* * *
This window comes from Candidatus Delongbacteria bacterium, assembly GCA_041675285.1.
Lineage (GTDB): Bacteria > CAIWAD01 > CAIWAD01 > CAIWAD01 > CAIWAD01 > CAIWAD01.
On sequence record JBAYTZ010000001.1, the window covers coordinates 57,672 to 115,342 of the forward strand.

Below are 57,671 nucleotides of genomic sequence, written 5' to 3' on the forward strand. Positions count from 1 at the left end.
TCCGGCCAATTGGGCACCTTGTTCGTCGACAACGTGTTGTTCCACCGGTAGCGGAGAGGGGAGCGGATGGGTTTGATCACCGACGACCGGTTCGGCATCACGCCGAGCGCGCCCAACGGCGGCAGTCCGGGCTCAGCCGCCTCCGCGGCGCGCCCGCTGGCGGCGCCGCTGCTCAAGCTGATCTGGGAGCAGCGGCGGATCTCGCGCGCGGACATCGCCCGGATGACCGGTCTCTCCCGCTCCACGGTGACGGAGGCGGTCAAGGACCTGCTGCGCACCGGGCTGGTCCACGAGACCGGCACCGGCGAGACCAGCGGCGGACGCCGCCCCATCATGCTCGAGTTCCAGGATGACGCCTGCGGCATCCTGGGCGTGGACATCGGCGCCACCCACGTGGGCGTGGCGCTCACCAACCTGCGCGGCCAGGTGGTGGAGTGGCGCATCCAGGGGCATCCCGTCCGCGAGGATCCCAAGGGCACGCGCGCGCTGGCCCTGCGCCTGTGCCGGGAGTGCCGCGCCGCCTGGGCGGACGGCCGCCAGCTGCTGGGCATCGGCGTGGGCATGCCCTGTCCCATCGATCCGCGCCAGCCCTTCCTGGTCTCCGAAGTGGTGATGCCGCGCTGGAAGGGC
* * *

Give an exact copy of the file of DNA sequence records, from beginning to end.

This window comes from Candidatus Delongbacteria bacterium, assembly GCA_041675285.1.
Lineage (GTDB): Bacteria > CAIWAD01 > CAIWAD01 > CAIWAD01 > CAIWAD01 > CAIWAD01.
On sequence record JBAYTZ010000001.1, the window covers coordinates 57,672 to 115,342 of the forward strand.

Below are 57,671 nucleotides of genomic sequence, written 5' to 3' on the forward strand. Positions count from 1 at the left end.
TCCGGCCAATTGGGCACCTTGTTCGTCGACAACGTGTTGTTCCACCGGTAGCGGAGAGGGGAGCGGATGGGTTTGATCACCGACGACCGGTTCGGCATCACGCCGAGCGCGCCCAACGGCGGCAGTCCGGGCTCAGCCGCCTCCGCGGCGCGCCCGCTGGCGGCGCCGCTGCTCAAGCTGATCTGGGAGCAGCGGCGGATCTCGCGCGCGGACATCGCCCGGATGACCGGTCTCTCCCGCTCCACGGTGACGGAGGCGGTCAAGGACCTGCTGCGCACCGGGCTGGTCCACGAGACCGGCACCGGCGAGACCAGCGGCGGACGCCGCCCCATCATGCTCGAGTTCCAGGATGACGCCTGCGGCATCCTGGGCGTGGACATCGGCGCCACCCACGTGGGCGTGGCGCTCACCAACCTGCGCGGCCAGGTGGTGGAGTGGCGCATCCAGGGGCATCCCGTCCGCGAGGATCCCAAGGGCACGCGCGCGCTGGCCCTGCGCCTGTGCCGGGAGTGCCGCGCCGCCTGGGCGGACGGCCGCCAGCTGCTGGGCATCGGCGTGGGCATGCCCTGTCCCATCGATCCGCGCCAGCCCTTCCTGGTCTCCGAAGTGGTGATGCCGCGCTGGAAGGGC